The legislation requires the FCC to issue rules within 60 days of enactment to provide funding to eligible schools and libraries. Here’s a look at what to expect in the new fund.


Continue Reading Biden Signs Stimulus Package: FCC Set to Establish a $7 Billon Emergency Connectivity Fund to Assist with Virtual Learning

2021 is well underway and the new leadership at the FCC is taking shape. While we don’t yet know who will fill the Chair on a permanent basis, the FCC under Acting Chairwoman Rosenworcel is proceeding without delay. So far, the Commission has tackled ongoing issues of bipartisan support, including broadband mapping, communications supply chain security and preventing 911 fee diversion. But the biggest challenges ahead are in the universal service fund and, specifically, efforts to bridge the digital divide.

In this post, we’re going to take a look at developments in the FCC’s $9 billion-per-year Federal Universal Service Fund and more recent pandemic-related efforts to address deficiencies in broadband access that have been exposed by our year of remote work, school and social activities.


Continue Reading The State of the Universal Service Fund in 2021

The FCC released the agenda for its December Open Meeting, scheduled for December 10, 2020 on November 19, 2020, but the agency has made several changes since. The last meeting of the year will lead with a Report and Order on securing the communications supply chain that would require Eligible Telecommunications Carriers (“ETCs”) receiving federal universal service funding to remove and replace equipment and services identified as a risk to national security from their networks. The supply chain rulemaking would establish procedures and requirements for affected providers to seek reimbursement of their removal and replacement costs. The Commission will also consider a Notice of Proposed Rulemaking (“NPRM”) that would propose to modernize the marketing and importation rules for regulated equipment. Additionally, the December meeting will include an Order that would amend the invoice filing deadline rule for the E-Rate Program, which supports communications services for schools and libraries, and an Order on Reconsideration clarifying the agency’s interpretation of the Telephone Consumer Protection Act (“TCPA”), although the draft texts of these two items have not been released.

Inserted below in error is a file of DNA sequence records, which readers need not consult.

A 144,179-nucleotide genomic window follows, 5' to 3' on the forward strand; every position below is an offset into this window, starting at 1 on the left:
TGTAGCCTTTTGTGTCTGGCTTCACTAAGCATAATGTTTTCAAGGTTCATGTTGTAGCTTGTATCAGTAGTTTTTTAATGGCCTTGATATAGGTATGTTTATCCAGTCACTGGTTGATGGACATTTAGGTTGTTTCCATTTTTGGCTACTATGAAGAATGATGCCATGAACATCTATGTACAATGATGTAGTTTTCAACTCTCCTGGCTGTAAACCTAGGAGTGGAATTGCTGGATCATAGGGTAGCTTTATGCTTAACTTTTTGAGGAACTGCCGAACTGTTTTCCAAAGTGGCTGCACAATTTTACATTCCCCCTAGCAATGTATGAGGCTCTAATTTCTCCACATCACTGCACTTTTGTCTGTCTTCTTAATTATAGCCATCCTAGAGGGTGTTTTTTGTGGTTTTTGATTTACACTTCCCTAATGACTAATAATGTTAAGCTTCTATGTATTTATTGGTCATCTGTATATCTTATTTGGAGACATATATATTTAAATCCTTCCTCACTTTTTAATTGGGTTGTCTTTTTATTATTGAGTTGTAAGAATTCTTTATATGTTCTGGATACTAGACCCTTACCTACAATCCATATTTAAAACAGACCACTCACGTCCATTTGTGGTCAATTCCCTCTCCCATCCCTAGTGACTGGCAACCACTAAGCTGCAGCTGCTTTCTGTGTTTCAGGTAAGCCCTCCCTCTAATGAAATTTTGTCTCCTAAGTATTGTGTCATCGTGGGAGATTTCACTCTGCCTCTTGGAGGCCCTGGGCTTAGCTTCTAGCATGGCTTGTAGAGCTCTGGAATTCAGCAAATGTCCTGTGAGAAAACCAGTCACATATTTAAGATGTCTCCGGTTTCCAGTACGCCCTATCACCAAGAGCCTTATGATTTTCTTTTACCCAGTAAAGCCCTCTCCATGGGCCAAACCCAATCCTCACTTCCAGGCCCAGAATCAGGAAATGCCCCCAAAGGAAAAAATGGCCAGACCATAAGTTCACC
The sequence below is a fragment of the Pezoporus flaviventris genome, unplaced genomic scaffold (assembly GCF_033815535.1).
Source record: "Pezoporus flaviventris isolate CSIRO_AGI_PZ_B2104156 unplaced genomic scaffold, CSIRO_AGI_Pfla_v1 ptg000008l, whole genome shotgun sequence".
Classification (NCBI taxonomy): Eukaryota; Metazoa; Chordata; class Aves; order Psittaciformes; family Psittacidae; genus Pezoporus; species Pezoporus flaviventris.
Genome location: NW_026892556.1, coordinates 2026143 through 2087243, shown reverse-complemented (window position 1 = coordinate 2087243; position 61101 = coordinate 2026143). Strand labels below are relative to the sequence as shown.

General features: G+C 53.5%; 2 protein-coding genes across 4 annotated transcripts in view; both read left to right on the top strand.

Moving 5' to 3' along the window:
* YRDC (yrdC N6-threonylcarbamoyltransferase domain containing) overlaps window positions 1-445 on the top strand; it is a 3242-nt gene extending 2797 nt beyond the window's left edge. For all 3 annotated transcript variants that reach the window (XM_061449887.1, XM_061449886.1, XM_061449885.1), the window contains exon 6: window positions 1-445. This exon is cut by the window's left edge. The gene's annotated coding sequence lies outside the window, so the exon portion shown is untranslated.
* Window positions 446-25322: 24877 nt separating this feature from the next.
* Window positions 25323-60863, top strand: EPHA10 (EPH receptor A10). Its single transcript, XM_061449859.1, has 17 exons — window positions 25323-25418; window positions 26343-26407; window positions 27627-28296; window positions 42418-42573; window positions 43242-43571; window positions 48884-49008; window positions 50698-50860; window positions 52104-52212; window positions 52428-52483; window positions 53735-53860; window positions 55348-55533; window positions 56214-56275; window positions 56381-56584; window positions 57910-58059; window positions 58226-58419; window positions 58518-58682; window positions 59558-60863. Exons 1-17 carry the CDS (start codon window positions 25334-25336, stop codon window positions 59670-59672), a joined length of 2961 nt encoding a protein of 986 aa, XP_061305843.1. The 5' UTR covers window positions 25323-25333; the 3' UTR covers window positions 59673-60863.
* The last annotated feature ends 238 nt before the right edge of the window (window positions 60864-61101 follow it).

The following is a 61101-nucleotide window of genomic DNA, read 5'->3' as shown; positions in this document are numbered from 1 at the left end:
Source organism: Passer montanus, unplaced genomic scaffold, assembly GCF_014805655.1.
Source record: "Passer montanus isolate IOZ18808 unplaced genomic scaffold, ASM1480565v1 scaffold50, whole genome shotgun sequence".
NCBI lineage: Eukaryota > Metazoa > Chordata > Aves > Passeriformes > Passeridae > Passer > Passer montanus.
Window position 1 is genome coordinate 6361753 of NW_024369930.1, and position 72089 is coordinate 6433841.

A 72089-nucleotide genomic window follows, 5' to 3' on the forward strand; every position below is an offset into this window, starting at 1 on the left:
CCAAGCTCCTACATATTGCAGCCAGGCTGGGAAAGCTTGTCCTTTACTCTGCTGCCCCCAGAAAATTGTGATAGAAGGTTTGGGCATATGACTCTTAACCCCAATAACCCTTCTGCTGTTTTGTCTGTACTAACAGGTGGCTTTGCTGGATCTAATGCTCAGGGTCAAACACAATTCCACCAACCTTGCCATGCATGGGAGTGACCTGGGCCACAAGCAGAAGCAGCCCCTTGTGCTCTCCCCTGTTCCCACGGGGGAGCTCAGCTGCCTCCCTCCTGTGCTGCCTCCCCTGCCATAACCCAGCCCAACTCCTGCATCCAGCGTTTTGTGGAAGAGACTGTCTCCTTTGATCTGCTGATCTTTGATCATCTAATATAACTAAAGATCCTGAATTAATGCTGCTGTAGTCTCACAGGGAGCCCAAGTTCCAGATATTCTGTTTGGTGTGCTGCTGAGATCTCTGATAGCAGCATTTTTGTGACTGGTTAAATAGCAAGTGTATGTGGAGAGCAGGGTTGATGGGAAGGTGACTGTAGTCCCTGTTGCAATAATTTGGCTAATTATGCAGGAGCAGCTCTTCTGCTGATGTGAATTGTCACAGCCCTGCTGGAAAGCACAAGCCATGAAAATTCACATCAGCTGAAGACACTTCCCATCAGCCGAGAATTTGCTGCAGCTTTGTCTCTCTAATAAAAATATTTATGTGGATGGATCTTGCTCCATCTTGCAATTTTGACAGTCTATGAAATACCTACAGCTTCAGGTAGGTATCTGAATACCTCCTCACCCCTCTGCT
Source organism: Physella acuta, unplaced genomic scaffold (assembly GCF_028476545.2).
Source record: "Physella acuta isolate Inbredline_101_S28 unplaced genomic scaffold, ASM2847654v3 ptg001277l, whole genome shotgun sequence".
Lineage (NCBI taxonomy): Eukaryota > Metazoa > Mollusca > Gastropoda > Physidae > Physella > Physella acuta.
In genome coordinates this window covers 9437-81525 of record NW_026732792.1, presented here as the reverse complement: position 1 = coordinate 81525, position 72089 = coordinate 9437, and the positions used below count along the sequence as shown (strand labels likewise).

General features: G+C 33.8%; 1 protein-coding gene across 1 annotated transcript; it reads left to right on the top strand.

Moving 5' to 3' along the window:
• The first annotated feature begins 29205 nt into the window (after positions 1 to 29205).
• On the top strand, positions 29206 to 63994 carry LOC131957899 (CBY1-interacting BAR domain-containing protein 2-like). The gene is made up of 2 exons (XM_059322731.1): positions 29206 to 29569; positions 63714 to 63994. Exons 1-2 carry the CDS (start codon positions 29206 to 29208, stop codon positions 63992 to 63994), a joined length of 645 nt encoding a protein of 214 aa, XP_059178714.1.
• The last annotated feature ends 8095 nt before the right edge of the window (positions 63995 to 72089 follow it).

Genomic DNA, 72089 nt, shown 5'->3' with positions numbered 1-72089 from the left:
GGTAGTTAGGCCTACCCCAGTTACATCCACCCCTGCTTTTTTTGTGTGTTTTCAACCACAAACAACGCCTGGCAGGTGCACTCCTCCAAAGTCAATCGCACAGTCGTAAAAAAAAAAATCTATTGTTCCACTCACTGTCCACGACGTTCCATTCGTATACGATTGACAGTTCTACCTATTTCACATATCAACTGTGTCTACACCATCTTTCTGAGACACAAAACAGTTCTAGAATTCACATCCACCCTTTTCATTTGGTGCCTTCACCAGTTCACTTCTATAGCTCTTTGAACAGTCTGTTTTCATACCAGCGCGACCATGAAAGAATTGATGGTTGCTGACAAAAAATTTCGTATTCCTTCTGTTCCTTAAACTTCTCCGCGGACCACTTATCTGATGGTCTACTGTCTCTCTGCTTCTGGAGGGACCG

The December meeting may be the first attended by recently-confirmed Republican FCC Commissioner Nathan Simington, who will replace outgoing Commissioner Michael O’Rielly after today’s confirmation vote in the U.S. Senate. In addition, Chairman Pai recently announced that he intends to leave the FCC on Inauguration Day, January 20, 2021. As a result, the January 2021 FCC open meeting will be his last meeting before the change in administration.

You will find more details about the most significant items on the December meeting agenda after the break.


Continue Reading FCC Wraps Up 2020 with December Meeting Focusing on Supply Chain Security and Equipment Marketing

The FCC recently took a major step in promoting deployment of 5G networks in rural and hard-to-serve areas by adopting a Report and Order establishing the 5G Fund for Rural America (5G Fund) support program. The program, which is effectively the wireless counterpart to the wireline-focused Rural Digital Opportunity Fund (RDOF), will offer up to $9 billion over ten years to support the deployment of mobile voice and 5G broadband in these areas. It replaces Phase II of the Mobility Fund, which the FCC mothballed in 2018 after questions arose about the accuracy of wireless coverage data reported by carriers, which was meant to determine which areas are eligible for funding. Half of the 5G Fund budget also comes from repurposing the $4.53 billion that the Commission had originally allotted for 4G LTE deployments under Mobility Fund Phase II. The 5G Fund auction may not occur until 2023 because the Commission opted to wait until it can collect new data on existing deployments to identify areas eligible for support. In the meantime, recipients of legacy mobile high-cost support will be required to start using those funds for 5G networks beginning in 2021.

Continue Reading FCC Creates Framework to Fund 5G Deployments in Rural Areas